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Gastroesophageal reflux disease (GERD) is a chronic condition in which the stomach's contents sometimes flow back up into the esophagus — the tube that carries food from your throat into your stomach.
A ring of muscle called the lower esophageal sphincter (LES) normally keeps the top of your stomach closed. It relaxes and opens when you're swallowing. GERD happens when the LES relaxes and opens up when you aren't swallowing. This allows your stomach contents to flow back up the esophagus.
Other terms are also used to describe GERD, including:
- Acid indigestion
- Acid reflux
- Acid regurgitation
GERD can cause discomfort, digestive problems and more serious concerns if left untreated.
What are the causes and risk factors of GERD?
There are many risk factors associated with GERD, including:
- Being overweight
- Consuming alcoholic, caffeinated, or carbonated beverages
- Eating certain foods, such as chocolate, citrus fruits, onions, peppermint, tomato, or spicy or fried foods
- Eating large meals
- Eating soon before going to bed
- Lying flat after eating
- Having a hiatal hernia
- Taking certain medicines, including aspirin and certain drugs for asthma, high blood pressure, allergies, depression, sleep disorders, and pain
- Being pregnant
Complications of Untreated GERD
While GERD isn’t a life-threatening condition, if left untreated it can result in complications including:
Esophageal Stricture: This is a narrowing of the esophagus that happens when damage from stomach acid causes a buildup of scar tissue. It can cause problems with swallowing.
Esophageal Ulcer: This is an open sore in the esophagus, caused by tissue damage from stomach acid. It can lead to pain, bleeding, and problems with swallowing.
Barrett’s Esophagus: This is a precancerous condition in which the cells lining the esophagus change. Barrett's esophagus is associated with an increased risk of developing esophageal cancer. Although the risk is small, if you have GERD it’s important to have regular checkups for precancerous cells (dysplasia). If precancerous cells are discovered, they can be treated to prevent esophageal cancer.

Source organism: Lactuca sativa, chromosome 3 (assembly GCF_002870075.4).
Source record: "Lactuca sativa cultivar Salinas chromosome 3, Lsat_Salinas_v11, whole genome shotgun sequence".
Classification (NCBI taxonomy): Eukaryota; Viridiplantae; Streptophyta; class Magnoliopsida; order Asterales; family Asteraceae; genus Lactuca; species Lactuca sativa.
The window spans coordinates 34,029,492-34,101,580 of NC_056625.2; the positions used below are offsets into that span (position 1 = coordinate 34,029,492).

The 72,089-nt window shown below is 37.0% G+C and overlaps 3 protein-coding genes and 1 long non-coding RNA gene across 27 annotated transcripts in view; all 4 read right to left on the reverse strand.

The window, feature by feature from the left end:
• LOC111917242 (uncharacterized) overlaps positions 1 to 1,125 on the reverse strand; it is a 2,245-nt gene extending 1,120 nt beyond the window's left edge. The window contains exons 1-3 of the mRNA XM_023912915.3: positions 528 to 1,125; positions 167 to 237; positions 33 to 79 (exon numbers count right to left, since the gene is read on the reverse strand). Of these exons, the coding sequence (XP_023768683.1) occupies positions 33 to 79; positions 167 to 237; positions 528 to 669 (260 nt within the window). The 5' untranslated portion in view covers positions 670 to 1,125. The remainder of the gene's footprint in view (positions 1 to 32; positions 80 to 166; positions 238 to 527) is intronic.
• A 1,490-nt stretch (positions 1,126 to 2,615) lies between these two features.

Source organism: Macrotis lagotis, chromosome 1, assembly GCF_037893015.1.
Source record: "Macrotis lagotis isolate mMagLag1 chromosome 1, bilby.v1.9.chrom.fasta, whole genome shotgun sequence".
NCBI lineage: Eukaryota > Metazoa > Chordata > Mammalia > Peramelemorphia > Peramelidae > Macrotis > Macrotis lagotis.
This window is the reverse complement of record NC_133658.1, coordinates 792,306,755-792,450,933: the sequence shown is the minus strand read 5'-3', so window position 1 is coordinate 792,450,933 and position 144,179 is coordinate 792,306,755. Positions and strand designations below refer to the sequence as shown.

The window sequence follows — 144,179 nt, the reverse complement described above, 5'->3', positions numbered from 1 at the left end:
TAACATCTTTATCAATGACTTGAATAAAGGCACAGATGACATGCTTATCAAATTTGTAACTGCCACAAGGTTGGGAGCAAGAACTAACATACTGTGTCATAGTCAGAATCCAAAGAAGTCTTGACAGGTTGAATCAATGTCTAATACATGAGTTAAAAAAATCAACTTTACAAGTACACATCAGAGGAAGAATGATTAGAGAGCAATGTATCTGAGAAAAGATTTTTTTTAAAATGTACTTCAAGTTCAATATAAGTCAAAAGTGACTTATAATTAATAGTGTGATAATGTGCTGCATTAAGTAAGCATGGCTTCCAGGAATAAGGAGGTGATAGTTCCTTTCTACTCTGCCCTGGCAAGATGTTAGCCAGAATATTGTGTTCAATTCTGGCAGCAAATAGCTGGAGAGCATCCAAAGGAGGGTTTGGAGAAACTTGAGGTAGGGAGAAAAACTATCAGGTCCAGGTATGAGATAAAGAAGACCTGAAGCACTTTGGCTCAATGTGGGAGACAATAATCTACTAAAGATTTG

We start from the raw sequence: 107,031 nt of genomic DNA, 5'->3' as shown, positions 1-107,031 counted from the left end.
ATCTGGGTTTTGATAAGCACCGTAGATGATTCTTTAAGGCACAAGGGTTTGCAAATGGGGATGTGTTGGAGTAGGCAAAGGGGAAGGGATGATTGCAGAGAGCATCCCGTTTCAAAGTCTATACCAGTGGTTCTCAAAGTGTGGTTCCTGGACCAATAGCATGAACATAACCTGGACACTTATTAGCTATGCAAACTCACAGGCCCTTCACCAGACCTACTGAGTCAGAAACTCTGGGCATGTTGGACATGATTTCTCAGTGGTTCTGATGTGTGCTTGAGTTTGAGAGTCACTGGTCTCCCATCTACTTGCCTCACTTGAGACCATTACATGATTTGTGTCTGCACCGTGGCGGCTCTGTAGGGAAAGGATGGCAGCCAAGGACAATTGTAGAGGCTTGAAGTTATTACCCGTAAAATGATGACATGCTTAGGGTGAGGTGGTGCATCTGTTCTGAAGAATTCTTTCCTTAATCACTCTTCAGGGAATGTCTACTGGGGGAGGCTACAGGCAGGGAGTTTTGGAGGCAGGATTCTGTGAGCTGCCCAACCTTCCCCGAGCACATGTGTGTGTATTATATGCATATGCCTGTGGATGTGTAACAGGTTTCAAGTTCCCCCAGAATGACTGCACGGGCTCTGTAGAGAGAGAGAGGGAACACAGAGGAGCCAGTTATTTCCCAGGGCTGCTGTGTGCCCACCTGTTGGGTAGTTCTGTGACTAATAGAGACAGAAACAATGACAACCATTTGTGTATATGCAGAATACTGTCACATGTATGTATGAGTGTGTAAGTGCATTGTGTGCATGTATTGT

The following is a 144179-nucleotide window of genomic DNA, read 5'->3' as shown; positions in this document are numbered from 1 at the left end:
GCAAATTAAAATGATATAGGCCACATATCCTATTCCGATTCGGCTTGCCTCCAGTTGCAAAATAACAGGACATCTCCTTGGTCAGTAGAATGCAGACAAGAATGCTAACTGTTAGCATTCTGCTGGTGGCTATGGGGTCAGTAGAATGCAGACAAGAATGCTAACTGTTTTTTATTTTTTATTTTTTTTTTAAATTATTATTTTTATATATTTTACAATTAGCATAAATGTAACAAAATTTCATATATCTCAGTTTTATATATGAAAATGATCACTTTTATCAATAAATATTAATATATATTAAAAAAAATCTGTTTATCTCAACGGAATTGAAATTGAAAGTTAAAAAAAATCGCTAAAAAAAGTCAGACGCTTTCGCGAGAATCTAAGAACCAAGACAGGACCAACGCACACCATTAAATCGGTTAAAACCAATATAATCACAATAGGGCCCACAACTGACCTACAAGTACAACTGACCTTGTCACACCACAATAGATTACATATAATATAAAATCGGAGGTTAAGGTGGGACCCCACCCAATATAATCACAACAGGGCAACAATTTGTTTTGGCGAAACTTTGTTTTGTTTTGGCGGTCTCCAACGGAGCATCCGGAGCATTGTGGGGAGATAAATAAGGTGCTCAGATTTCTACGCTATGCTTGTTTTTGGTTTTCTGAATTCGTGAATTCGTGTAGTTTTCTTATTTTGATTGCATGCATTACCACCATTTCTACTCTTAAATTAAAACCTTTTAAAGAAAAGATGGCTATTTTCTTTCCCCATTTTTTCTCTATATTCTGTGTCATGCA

Esophageal Cancer: Esophageal cancer can result from years of untreated GERD. It is more common among men than among women and is often diagnosed when it is in an advanced stage. In later stages, esophageal cancer can be treated, but rarely can be cured.
Advanced Treatment Options for GERD
Once you have been diagnosed with GERD, your gastroenterologist may initially recommend lifestyle modifications (diet, exercise, losing weight, quitting smoking, etc.) and over-the-counter medication. If your symptoms persist after a few weeks of following your treatment plan, prescription medication or surgery may be necessary.
Antacids (Tums, Alka-Seltzer, Gaviscon, etc.) – Often the first recommendation, these medications naturally work to relieve heartburn and diminish some of the symptoms common with GERD
H2 Blockers (such as Pepcid, Tagamet, Zantac) - Typically used to relieve heartburn in the evening
Proton Pump Inhibitors (PPIs – Prilosec, Prevacid, Protonix, etc.) - The strongest medication for reducing stomach acids
LINX® Reflux Management System – Cooper University Health Care recently became the first health system in South Jersey to implant the LINX device, a small, flexible band of titanium, magnetic beads that wraps around the base of the lower esophageal sphincter muscle to keep it closed tightly after drinking or eating.
Fundoplication - Cooper surgeons are among the most experienced at this procedure, in which the top of the stomach is wrapped around the lower esophagus. This provides support for the lower esophageal sphincter muscle, allowing it to close tightly and prevent stomach acid from backwashing into the esophagus.
For an appointment with one of our experts in treating gastroesophageal reflux disease, please call 800.8.COOPER (800.826.6737).